CLTC working past cited violations
Posted: Jan 31, 2010 1:22 PM
Updated: Jan 31, 2010 3:22 PM
by Janjeera Hail
Guam - More than a month after the Chamorro Land Trust Commission's compliance team gave its first inspection report, notices of violations still have not been sent out to leaseholders. But progress is being made and they've got a plan in the works.
In December, the CLTC's multi-agency task force presented its first inspection report to the CLTC board, illuminating a number of serious problems uncovered over the course of the team's survey of several CLTC agricultural leases. The team, led by Dr. Bob Barber from the University of Guam, found consistent violations across many of the leases: unauthorized subleasing and noncompliance with labor laws, unauthorized septic systems, and nonexistent farm plans, just to name a few.
However, Barber wants to make clear that the team isn't trying to take away land from offenders, but rather to help leaseholders reach the goals of the CLTC. "It can be a significant income substitution process and that's the idea of many of these smaller land trust leases is to for food security and to ensure that we have local production for our own families and homes. That's a key thing for this," he said.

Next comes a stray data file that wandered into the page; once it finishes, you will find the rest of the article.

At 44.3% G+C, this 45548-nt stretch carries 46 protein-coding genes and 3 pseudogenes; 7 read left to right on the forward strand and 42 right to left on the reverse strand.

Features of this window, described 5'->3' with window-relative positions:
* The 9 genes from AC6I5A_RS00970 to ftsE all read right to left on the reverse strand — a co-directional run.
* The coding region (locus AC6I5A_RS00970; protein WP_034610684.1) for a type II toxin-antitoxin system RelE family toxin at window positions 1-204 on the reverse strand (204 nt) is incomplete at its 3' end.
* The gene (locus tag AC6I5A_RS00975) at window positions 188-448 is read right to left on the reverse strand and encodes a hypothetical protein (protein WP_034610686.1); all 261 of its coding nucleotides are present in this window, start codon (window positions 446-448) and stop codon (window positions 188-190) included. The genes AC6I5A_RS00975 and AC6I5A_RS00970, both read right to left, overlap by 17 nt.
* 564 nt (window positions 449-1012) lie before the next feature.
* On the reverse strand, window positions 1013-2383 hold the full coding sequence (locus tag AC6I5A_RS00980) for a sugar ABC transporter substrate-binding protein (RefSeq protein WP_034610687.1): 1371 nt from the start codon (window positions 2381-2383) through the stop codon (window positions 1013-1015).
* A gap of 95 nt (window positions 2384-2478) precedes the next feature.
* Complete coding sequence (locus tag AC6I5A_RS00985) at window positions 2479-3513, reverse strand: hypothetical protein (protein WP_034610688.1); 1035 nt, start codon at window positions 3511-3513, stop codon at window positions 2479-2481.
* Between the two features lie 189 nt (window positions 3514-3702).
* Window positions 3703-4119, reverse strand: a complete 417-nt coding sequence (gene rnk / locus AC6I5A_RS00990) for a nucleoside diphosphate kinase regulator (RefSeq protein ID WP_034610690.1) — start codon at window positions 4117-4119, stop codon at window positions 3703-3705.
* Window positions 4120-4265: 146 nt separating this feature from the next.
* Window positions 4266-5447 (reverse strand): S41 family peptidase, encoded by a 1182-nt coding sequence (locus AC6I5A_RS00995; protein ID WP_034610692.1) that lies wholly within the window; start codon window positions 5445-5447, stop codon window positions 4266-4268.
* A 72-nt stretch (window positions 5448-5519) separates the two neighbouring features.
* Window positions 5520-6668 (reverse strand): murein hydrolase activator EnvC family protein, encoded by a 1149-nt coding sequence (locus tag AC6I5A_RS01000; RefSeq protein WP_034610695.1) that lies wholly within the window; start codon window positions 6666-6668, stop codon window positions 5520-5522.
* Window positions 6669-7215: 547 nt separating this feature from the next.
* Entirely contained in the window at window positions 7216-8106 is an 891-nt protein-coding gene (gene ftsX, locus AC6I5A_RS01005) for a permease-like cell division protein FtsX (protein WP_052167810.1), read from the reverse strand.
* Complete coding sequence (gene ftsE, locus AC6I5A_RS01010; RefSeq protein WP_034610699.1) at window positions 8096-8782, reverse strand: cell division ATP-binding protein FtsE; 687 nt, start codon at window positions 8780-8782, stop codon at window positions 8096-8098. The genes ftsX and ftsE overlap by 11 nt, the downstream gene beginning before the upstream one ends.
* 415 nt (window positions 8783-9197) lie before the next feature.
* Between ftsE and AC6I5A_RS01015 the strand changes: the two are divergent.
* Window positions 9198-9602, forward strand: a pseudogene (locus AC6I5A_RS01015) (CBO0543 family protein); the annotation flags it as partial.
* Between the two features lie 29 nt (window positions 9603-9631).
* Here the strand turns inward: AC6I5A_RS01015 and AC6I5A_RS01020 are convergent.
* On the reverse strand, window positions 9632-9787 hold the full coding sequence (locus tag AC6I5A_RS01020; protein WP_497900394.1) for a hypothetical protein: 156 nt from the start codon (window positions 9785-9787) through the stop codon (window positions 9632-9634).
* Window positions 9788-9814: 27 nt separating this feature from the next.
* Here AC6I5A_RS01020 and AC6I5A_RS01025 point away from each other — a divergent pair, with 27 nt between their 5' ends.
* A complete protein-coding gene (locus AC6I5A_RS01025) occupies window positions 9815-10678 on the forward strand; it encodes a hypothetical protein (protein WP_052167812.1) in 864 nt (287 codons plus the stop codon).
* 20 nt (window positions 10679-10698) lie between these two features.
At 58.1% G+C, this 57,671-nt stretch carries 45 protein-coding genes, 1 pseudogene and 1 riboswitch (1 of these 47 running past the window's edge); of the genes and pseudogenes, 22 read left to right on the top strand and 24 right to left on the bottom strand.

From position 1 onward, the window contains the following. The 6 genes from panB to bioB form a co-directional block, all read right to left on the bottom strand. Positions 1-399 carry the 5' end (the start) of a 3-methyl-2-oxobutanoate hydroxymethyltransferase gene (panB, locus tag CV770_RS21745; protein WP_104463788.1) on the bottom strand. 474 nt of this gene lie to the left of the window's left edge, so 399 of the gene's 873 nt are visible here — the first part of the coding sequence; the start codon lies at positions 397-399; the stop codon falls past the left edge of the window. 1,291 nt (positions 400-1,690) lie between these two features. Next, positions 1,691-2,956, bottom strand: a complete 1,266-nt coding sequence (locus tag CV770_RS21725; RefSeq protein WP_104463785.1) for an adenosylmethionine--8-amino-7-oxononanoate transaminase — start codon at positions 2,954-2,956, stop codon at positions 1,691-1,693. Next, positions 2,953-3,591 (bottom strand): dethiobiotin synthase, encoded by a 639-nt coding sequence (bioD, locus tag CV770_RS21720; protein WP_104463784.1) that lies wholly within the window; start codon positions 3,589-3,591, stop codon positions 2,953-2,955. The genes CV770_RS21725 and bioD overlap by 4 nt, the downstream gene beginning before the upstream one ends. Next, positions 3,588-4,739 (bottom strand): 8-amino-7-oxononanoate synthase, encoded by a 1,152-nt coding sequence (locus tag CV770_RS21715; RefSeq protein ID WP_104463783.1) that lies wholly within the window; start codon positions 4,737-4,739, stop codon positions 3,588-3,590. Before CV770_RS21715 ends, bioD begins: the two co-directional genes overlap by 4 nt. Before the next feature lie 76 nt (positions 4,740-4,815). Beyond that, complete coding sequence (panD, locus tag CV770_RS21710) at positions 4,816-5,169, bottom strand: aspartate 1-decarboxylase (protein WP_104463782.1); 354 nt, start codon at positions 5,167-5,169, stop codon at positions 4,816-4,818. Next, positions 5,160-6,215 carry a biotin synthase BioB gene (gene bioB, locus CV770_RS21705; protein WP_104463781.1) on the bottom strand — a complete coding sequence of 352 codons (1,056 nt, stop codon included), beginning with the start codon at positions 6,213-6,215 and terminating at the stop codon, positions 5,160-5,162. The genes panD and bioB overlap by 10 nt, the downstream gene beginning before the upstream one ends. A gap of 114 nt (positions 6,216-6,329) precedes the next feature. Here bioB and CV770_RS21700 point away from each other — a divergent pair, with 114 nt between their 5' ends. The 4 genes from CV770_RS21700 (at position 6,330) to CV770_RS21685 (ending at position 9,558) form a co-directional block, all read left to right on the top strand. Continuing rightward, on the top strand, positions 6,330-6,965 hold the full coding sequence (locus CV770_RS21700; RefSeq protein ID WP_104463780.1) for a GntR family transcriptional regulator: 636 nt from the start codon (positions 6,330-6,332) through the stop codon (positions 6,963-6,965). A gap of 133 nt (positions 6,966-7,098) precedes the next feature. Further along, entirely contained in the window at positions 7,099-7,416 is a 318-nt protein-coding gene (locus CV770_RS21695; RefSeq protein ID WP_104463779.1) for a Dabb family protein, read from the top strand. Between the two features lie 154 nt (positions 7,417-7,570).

For example, UOG just concluded a free three-day workshop on livestock techniques, and the Department of Agriculture is cultivating saplings that will be given out, free of charge, to lease holders who do not meet the 50 trees-per-acre requirement.
John Borja, the chief of Agriculture Development Services, says that availability will depend on what's in season. "If they're requesting for something else, they'll just have to wait until that's available in the nursery for production. If anything we're starting slowly so it's not going to be a rush to get a lot of plants or all the plants so we're going to be distributing it very lightly in the beginning until our inventory is increased," he said.
In the meantime, the CLTC board has yet to approve the format of the notice of violation letters to be sent out. Barber says they've had to go back and rework the original letters presented to the board in December. "Instead of a person getting one, two, or three letters or no letters, there would be one standard letter that goes out and just the areas of compliance and non-compliance would be checked-off in that letter, so that required going back and working with their legal counsel to develop it," said Barber. "But we've submitted a letter for approval that combines all the separate letters into one."
CLTC Director Jess Garcia is also working on his own internal audit into the agency which he hopes to be able to present to the board and to the Guam Legislature in the beginning of February. All of these efforts are being done with the ultimate goal of making the CLTC a more efficient, accountable, and reliable agency.